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Essays & Catalogue Texts

Effects and Affects in a Crisis of Authenticity

In: Quantification Trilogy Reader: Jeremy Shaw, eds.: Laura McLean-Ferris

Kunstverein in Hamburg; Julia Stoschek foundation, Germany; esker foundation, Canada; Information Office, Vancouver, Canada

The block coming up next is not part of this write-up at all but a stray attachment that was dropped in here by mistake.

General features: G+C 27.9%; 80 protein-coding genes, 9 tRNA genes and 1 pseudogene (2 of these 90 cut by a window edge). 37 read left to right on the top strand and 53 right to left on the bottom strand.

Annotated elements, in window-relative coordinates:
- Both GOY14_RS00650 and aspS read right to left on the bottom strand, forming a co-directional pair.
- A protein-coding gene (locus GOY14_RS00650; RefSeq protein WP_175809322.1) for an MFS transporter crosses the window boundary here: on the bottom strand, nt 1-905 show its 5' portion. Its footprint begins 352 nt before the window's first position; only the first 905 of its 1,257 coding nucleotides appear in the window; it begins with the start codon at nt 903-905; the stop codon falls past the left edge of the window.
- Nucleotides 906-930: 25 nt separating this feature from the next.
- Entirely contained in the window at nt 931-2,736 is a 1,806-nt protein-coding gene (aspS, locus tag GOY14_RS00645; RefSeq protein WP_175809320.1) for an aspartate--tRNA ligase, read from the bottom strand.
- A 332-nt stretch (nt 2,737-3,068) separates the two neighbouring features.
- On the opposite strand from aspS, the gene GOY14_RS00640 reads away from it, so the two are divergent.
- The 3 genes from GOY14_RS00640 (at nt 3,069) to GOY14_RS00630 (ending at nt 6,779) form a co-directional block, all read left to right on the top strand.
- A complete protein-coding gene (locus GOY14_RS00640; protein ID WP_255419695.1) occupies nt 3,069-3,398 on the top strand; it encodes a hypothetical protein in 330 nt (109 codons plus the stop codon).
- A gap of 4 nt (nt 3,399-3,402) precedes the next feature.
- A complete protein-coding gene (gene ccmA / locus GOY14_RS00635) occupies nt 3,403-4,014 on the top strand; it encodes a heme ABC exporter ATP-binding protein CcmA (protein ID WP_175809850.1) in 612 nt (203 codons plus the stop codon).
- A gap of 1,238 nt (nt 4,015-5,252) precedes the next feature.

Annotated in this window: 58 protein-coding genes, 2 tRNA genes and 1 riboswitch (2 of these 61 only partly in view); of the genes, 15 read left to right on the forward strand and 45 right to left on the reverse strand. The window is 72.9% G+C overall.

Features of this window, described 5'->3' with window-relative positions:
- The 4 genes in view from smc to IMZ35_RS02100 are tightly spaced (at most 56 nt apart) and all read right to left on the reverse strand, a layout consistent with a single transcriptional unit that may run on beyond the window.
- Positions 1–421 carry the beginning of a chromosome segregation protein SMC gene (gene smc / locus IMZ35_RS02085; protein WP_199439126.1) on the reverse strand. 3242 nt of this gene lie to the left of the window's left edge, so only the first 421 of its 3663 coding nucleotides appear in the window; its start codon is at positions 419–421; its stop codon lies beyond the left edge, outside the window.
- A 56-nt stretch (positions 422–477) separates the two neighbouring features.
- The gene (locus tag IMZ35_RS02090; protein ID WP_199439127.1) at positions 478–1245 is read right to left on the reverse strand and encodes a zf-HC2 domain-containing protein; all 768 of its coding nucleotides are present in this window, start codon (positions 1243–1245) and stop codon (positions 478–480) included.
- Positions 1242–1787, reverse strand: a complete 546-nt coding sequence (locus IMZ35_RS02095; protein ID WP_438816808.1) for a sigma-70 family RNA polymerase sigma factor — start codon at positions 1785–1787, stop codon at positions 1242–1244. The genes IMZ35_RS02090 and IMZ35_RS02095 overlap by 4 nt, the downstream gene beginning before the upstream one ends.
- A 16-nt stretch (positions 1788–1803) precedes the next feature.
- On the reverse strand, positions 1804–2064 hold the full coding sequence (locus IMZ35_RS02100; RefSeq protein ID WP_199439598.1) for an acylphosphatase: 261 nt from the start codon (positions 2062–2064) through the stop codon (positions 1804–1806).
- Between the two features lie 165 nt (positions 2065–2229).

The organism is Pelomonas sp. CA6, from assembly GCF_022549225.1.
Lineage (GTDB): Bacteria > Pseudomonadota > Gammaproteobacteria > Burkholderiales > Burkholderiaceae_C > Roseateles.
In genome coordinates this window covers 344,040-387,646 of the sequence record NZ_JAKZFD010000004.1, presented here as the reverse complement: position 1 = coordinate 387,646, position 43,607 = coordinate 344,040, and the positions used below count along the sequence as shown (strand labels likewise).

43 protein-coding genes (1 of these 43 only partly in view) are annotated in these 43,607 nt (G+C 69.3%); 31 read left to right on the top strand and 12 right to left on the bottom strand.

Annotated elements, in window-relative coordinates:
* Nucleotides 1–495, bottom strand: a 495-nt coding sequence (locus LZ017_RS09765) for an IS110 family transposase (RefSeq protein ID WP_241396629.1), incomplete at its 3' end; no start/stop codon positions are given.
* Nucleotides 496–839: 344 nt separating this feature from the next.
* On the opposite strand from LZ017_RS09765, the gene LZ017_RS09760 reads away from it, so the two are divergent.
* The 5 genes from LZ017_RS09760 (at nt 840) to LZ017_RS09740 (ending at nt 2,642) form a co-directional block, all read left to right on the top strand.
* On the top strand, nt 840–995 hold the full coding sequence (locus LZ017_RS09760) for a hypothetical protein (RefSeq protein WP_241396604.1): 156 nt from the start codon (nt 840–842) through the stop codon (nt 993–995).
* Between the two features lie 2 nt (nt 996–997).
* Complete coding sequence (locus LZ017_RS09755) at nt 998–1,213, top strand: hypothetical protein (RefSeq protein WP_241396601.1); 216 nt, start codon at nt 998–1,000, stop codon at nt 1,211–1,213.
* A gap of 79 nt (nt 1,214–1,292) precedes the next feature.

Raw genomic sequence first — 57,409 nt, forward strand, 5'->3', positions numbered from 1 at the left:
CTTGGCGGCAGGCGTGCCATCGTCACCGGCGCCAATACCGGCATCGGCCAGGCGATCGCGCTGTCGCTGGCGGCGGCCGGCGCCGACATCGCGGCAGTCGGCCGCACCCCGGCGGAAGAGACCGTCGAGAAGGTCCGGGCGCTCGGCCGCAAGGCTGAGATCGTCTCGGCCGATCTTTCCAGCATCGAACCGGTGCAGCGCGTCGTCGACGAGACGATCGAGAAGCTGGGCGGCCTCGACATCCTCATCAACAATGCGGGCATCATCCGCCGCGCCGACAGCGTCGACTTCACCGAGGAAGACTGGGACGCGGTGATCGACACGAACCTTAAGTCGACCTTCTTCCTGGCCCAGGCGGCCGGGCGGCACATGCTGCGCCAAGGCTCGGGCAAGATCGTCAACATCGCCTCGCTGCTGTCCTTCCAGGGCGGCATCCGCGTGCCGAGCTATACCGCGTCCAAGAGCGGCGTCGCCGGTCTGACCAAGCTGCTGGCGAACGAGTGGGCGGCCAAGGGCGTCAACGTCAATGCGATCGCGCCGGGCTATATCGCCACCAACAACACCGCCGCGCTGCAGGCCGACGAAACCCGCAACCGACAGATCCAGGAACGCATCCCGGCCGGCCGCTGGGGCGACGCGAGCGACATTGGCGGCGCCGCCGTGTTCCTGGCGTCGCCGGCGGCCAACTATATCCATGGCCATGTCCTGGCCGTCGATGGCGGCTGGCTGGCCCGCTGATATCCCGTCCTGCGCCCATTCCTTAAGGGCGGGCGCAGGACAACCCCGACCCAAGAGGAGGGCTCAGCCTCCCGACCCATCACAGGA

Jeremy Shaw’s artistic practice is characterized by a strategic use of outmoded and contemporary visual and  aural effects to represent, induce or bring into question perceptions of ‘reality’ commonly presented in contemporary art, film and popular media. Considered together, the Quantification Trilogy films, comprising Quickeners (2014), Liminals (2017), and I Can See Forever (2018), are connected by an interest in experiences of catharsis, as well as signifying and reproducing states of mind, questions of belief, and extremes of subjective experience as formulated in postwar sub-cultures that changed the political landscape in Europe and America. The Trilogy’s plot-lines are largely dystopic, based in a future framework in which ‘reality’ is a hyper-rational and transcendental state. This reality has been achieved by employing technological means that affect the greatest sense of certainty of purpose and belonging in the world beyond the human means of myth-making, story-telling (including reportage), or proselytizing. Though the films employ a documentary format, Shaw complicates this experience by narrating a future world using dated media aesthetics, as though signaling faithfulness to counter-cultural positions.